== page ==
Shirley Hazzard takes her time between novels. At 72, she had only written six and had taken two decades to complete the follow-up to her acclaimed and bestselling The Transit of Venus. She counts on a legion of patient fans -- as well as a meticulous way with language. Plus, she’s funny. “Hazzard's fiction has always been marked by such precise lyricism and emotional microscopy that it's been easy to overlook her gifts for aphorism and laugh-out-loud skewering,” The Atlantic Monthly noted in 2003.
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New York, New York
Date of Birth:
January 30, 1931
Place of Birth:
Educated at Queenwood College, Sydney, Australia
National Book Critics Circle Award, American Book Award nomination, and PEN/Faulkner Award nomination for The Transit of Venus, 1980
|2003 National Book Award Winner!|
|The Great Fire|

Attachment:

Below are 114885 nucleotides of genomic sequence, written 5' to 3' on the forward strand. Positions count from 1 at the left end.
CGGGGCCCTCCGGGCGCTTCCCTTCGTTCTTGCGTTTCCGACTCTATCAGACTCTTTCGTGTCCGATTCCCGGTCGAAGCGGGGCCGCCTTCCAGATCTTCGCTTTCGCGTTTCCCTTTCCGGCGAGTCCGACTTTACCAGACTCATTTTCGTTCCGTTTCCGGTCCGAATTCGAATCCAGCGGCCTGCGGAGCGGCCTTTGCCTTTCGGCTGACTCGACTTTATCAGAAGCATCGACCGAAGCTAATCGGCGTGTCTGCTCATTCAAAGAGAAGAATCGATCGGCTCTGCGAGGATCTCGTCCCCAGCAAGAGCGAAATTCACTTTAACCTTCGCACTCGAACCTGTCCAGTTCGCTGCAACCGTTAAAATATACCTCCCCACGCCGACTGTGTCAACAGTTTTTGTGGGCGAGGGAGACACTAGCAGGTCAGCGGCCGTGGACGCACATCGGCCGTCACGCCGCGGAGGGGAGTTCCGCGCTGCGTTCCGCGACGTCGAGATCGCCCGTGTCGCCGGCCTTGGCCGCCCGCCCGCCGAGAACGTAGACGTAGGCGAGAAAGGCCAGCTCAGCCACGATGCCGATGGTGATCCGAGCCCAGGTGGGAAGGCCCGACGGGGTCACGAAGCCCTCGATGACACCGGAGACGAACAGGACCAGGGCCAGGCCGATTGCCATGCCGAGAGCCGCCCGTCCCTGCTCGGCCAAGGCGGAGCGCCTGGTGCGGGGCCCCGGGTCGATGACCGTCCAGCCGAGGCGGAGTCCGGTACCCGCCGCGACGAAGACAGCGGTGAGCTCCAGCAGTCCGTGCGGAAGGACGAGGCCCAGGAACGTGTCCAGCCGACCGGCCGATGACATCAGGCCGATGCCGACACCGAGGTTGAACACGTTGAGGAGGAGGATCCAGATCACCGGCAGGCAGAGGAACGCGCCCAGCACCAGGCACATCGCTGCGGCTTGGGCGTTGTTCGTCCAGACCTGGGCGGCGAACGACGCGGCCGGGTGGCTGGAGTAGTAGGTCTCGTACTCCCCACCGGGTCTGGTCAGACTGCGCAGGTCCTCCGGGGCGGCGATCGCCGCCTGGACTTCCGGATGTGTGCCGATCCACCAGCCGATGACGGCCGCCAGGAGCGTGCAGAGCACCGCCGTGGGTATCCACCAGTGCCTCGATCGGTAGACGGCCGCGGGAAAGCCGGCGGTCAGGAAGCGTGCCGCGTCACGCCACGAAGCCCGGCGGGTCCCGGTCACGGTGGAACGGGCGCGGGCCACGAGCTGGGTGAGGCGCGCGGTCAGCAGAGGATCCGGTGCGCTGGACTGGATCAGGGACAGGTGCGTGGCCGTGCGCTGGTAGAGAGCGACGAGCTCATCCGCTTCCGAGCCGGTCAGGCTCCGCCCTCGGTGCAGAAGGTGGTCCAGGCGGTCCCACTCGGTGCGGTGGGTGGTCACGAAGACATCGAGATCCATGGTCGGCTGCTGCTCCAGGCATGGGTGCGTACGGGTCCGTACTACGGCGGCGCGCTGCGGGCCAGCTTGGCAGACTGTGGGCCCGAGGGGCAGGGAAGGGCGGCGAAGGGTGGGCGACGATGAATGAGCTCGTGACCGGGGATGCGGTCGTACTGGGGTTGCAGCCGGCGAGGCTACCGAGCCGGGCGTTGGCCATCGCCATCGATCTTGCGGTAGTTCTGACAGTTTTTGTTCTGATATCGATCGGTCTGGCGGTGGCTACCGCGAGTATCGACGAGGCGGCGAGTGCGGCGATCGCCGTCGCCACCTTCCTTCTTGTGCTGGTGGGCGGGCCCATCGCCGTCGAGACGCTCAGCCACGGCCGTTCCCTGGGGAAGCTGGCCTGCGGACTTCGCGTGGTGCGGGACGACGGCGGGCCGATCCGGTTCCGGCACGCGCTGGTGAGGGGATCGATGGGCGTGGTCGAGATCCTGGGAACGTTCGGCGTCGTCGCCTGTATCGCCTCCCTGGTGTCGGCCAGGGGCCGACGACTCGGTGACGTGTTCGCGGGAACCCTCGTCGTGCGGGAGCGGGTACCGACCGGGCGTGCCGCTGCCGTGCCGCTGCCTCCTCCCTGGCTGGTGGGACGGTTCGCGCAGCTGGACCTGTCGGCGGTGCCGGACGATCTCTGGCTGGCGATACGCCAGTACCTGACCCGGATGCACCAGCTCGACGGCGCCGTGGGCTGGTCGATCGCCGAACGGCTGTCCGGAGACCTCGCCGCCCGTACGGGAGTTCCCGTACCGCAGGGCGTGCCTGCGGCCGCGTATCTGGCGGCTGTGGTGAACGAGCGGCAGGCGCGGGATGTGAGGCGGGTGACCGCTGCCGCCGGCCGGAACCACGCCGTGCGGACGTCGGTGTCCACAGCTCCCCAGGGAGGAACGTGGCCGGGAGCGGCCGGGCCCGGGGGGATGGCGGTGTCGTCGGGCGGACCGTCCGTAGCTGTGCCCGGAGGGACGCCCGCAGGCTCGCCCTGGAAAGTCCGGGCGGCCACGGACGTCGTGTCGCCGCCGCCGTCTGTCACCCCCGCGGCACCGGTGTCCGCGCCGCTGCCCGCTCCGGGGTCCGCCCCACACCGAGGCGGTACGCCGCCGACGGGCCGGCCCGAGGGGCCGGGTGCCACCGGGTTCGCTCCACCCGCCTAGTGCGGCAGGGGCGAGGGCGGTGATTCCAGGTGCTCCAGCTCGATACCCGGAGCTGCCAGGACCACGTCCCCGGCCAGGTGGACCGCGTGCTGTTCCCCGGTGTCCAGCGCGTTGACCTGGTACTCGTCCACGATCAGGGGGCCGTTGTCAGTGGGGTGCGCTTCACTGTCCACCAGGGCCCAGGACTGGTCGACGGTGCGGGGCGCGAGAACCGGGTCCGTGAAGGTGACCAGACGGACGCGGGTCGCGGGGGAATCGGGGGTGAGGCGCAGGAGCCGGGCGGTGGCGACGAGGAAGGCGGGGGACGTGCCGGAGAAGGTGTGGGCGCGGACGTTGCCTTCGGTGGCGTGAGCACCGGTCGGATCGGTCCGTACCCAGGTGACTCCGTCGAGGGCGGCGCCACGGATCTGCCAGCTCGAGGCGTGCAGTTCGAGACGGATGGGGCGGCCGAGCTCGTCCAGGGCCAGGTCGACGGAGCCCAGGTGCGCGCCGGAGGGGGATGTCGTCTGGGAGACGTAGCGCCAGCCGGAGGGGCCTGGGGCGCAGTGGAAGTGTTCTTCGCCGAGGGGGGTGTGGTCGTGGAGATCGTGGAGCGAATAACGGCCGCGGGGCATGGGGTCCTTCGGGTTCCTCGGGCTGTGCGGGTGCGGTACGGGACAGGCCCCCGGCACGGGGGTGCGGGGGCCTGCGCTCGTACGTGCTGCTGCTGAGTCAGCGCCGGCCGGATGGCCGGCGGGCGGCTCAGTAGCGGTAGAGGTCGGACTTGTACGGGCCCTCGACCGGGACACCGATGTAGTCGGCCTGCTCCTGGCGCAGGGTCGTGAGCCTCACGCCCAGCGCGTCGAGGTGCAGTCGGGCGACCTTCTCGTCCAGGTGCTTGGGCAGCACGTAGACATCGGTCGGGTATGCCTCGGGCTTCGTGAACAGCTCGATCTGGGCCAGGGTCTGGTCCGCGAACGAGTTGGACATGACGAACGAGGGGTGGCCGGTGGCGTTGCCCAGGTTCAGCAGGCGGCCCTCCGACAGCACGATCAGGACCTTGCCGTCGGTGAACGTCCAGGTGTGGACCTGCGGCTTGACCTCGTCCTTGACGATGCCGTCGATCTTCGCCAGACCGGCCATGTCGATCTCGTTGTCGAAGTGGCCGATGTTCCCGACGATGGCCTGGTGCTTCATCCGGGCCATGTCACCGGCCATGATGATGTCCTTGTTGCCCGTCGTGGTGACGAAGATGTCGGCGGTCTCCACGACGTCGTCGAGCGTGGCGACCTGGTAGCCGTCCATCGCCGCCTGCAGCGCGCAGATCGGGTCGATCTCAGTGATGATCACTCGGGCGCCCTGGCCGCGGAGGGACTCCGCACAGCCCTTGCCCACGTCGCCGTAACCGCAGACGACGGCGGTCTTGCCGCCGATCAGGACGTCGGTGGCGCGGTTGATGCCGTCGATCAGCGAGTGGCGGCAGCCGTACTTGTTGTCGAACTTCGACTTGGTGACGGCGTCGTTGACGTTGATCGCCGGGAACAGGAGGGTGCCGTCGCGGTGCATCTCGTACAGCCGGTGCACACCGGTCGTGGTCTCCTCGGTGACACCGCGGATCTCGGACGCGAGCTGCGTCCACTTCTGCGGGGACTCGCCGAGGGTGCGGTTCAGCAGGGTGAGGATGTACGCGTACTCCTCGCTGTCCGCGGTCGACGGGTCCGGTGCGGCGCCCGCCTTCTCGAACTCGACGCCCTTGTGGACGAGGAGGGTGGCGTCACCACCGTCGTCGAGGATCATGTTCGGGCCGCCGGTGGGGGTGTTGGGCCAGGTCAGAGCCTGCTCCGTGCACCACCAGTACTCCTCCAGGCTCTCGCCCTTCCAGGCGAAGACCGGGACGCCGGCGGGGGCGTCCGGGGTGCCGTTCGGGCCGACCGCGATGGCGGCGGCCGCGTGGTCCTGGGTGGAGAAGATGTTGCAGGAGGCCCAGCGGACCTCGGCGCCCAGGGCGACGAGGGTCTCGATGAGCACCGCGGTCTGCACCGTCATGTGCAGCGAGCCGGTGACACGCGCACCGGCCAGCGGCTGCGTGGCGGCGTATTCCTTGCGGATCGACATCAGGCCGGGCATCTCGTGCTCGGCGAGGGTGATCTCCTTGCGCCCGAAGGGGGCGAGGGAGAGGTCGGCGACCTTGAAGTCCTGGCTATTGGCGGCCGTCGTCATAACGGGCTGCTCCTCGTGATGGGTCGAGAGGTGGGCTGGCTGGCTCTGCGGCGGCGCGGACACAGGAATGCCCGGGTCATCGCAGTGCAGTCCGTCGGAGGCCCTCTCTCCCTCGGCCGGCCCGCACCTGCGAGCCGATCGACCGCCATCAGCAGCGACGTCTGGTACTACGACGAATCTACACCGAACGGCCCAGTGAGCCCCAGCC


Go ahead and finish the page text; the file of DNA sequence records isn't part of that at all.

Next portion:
Two decades after the publication of her award-winning novel The Transit of Venus, Hazzard presents another acclaimed love story, this time set in the smoky aftermath of WWII. Said The Washington Post's Howard Norman: "Shirley Hazzard has gifted us, in The Great Fire, a novel of indispensable happiness and sorrow. I loved this novel beyond dreams."
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|Hazzard is known to write in longhand on a yellow legal pad; in addition, she doesn't own a television set, a computer, or an answering machine. “I don't like the idea of a light flashing at me, telling me there are eight people waiting for my call,” she explained to MSNBC with a chuckle in a 2003 interview.|
|Photo by Nancy Crampton||